It’s Raining Cats in Brockport

  • 3 min to read
Enjoying cat cuddles at the cat show!

Enjoying cat cuddles at the cat show!

             Over 140 cats flooded the Sweden Clarkson Community Center on Saturday, October 20th for the Hallmark Cat Club Cat Show registered with The Cat Fanciers Association. Dog shows have their AKC Kennel Club’s Dog Show which airs every year to millions of viewers. In their quiet way, cats have shows of their own.

             Cat Fanciers cat shows are held all across the United States, and Brockport falls into its Region 4: The Great Lakes Region. Fellow Cat Fanciers near and far bring their furry champions and hopefuls in to compete. The show room is rimmed with vendors, and the center of the gymnasium-sized, hardwood space is filled to capacity with double-sided rows of cat shelters, some so elaborate they more closely resemble Pharaonic shrines.

             Some contestants are cat breeders who traveled from across the United States and Canada to participate. Canadian cat breeder of 18 years, Christine, brought a Turkish Angora named “White Dawn,” (known as Allie around the house) bred by her daughter. Other guests include families or individuals particularly interested in certain breeds of cats, and still others are there to show their non-pedigree household pet. Regardless of their background, they are cat lovers and proud of it.

             If you envision humorous scenes of people attempting to convince their feline friends to walk a runway, do tricks, even stay on command, this is not a part of the process. Each cat receives a number, by breed, and is identified by specific breed or as a household pet.

             Cats are called by category and number to one of ten “rings,” consisting of a bank of cages behind a table containing a light and scratching post. For each judging, a group of cats are brought into each ring and placed in these cages. The judge then carries each cat one by one to examine the animal’s characteristics, coat, reflexes and so on before returning each cat to its cage. After all the animals have been examined, they are scored and proceed to another round of judging. Later, each judge will call back his or her best cats for a final award.

Proud cat owner shows off top placing feline!

Proud cat owner shows off top placing feline!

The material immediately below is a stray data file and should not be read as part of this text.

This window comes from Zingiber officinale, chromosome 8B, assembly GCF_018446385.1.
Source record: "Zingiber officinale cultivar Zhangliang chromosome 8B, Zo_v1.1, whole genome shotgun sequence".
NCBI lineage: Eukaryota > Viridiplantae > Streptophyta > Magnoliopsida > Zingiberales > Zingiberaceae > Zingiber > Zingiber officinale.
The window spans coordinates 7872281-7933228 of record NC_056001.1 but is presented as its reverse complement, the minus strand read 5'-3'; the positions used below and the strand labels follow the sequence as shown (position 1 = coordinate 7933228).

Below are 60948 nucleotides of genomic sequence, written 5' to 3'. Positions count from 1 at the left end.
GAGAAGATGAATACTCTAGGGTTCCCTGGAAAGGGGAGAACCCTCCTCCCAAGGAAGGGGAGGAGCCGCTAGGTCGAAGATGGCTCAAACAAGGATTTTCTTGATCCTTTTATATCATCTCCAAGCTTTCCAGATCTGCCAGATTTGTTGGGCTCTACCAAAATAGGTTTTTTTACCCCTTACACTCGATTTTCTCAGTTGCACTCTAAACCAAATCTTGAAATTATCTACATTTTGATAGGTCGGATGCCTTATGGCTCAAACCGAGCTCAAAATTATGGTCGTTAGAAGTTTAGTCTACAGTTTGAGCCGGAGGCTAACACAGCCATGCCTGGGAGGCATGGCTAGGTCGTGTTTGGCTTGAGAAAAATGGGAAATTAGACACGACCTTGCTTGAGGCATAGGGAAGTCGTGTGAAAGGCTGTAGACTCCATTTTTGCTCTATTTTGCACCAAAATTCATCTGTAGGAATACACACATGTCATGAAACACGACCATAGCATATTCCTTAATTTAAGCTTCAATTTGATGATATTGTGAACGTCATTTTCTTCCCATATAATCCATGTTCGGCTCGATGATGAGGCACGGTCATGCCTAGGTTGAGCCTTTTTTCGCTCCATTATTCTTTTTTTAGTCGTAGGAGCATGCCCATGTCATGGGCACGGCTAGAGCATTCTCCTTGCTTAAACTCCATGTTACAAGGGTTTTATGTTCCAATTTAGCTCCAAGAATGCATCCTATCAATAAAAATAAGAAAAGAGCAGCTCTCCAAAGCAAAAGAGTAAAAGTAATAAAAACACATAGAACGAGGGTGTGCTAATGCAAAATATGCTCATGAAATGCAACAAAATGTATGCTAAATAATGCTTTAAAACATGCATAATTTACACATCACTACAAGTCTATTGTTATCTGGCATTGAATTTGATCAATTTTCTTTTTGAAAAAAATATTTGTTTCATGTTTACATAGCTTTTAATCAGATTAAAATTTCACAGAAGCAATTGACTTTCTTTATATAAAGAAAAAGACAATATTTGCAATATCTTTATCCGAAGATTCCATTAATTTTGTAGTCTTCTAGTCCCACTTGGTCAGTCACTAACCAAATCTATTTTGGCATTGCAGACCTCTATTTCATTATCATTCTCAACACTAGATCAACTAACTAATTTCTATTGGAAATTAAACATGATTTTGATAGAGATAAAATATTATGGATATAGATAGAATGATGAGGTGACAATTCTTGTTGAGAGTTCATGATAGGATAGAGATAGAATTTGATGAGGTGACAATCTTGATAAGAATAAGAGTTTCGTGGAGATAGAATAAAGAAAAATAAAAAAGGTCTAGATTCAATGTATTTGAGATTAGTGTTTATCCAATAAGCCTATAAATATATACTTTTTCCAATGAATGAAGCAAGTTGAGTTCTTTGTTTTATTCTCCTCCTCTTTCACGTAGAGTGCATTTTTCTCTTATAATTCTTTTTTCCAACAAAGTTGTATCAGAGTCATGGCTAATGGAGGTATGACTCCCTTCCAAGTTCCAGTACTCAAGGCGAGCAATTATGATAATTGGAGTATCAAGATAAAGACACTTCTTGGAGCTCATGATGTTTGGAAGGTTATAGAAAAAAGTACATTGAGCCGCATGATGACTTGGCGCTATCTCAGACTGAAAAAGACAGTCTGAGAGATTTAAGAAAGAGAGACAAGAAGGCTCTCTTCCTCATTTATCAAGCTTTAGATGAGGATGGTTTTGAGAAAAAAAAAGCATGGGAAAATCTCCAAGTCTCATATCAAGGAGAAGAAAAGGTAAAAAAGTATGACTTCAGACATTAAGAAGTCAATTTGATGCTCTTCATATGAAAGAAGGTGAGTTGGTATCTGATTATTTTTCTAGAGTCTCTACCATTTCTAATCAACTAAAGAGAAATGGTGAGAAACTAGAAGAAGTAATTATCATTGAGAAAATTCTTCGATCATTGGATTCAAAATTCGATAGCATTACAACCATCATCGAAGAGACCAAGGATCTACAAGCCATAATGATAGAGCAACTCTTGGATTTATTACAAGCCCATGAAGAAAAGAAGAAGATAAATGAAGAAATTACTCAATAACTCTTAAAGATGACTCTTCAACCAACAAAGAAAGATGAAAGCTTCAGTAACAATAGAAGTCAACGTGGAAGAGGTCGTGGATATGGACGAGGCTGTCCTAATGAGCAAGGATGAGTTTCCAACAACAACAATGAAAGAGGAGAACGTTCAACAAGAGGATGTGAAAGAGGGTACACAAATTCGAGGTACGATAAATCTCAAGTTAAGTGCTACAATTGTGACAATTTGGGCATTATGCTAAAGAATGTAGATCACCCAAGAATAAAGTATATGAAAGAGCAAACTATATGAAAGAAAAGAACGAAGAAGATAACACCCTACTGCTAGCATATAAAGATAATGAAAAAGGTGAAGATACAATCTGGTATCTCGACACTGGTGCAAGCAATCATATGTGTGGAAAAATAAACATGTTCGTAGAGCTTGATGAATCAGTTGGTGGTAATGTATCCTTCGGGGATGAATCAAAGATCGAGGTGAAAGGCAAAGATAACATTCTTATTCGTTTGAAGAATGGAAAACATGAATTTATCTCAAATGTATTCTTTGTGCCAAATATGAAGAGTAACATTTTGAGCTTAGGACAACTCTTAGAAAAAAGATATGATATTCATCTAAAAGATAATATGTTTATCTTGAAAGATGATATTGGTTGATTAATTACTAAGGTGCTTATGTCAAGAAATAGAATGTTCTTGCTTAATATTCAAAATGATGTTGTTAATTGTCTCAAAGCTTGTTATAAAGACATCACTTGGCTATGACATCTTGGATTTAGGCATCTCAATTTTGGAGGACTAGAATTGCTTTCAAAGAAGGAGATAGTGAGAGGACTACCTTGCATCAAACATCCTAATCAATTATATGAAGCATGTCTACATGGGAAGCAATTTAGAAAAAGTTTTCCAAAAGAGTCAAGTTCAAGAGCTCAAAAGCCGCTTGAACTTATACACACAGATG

While some feisty felines are a bit vocal, many of these posh pets take it all in stride, lounging with half-closed eyes in their kennels and playfully stretching to dig into the judge’s scratch post, even taking a swipe at their feather wands. From slender Siamese to household pets,, the cats seemed to thoroughly enjoy showing off their pedigree…and not just in Brockport.

             “The Cat Fanciers Association is an international organization headquartered in Alliance, Ohio,” said Josef Lentner, Hallmark Cat Club President. Lentner, who has been the president of the forty-year-old Hallmark Cat Club for about 20 years, said his club—which spans from Canandaigua to Leicester to Rochester and Penfield—typically has around 14 members.

             “We are associated with the CFA which registers cats across the country, sets rules and regulations and develops different feline breeds and their standards,” said Lentner. “Our founder also started the Monroe Cat Fanciers and the Genesee Cat Fanciers.” The biggest challenges the Hallmark Cat Club faces today are its aging members and the rising expense of its shows.

             “The average show hall rents for up to $4,000 per weekend,” said Lentner. ”We rent our cages and rungs from our parent club, the Genesee Cat Fanciers, which owns them and pay for space for the cats; judges’ fees, travel and lodging costs, ring clerks’ and stewards’ fees and more. It’s a labor of love as much as anything.”

             Judges are professionally trained via a rigorous program which goes well beyond hair length and color, eye color and body composition to include even the tilt of the ear or muzzle. Cats are judged as kittens (4-8 months), Championship (older than 8 months unaltered) and Premiership (older than 8 months altered). Non-pedigree cats are judged as Household pets. “Some breed standards are just a few paragraphs long while others go on for pages,” explained Lentner who finds these shows enjoyable.

             “There is a camaraderie with other attendees who have similar interests,” he said. “I have friends in Michigan, Ohio, New Jersey, Maine and around the globe as far away as China and Russia. You also build relationships with other breeders sometimes. If you are looking for a pedigree cat, it is best to go to shows to find pedigree breeders. This allows you to avoid the backyard breeder who may know nothing about a breed other than what sells.”

             Lentner has “taken a fancy” to Maine Coons. “The Maine Coon is the American Cat, the barn cat of New England,” he said. “Maine Coons are believed to have descended from Norwegian Forest cats from Norse ships, Persian and Angora cats on Spanish ships and British Shorthair cats on British ships. We have registered it and fixed its traits so that it can be judged. My Maine Coon cat can be traced back twenty generations.”

              Those interested in becoming cat club members may contact Josef Lentner at jlentner@rochester.rr.com and visit www.cfa.org for more information.

               Enjoy this article? Check out this week’s other great story online at www.gvpennysaver.com:

             • Dansville’s Bonnie Sisak Retires from the Noyes Auxiliary

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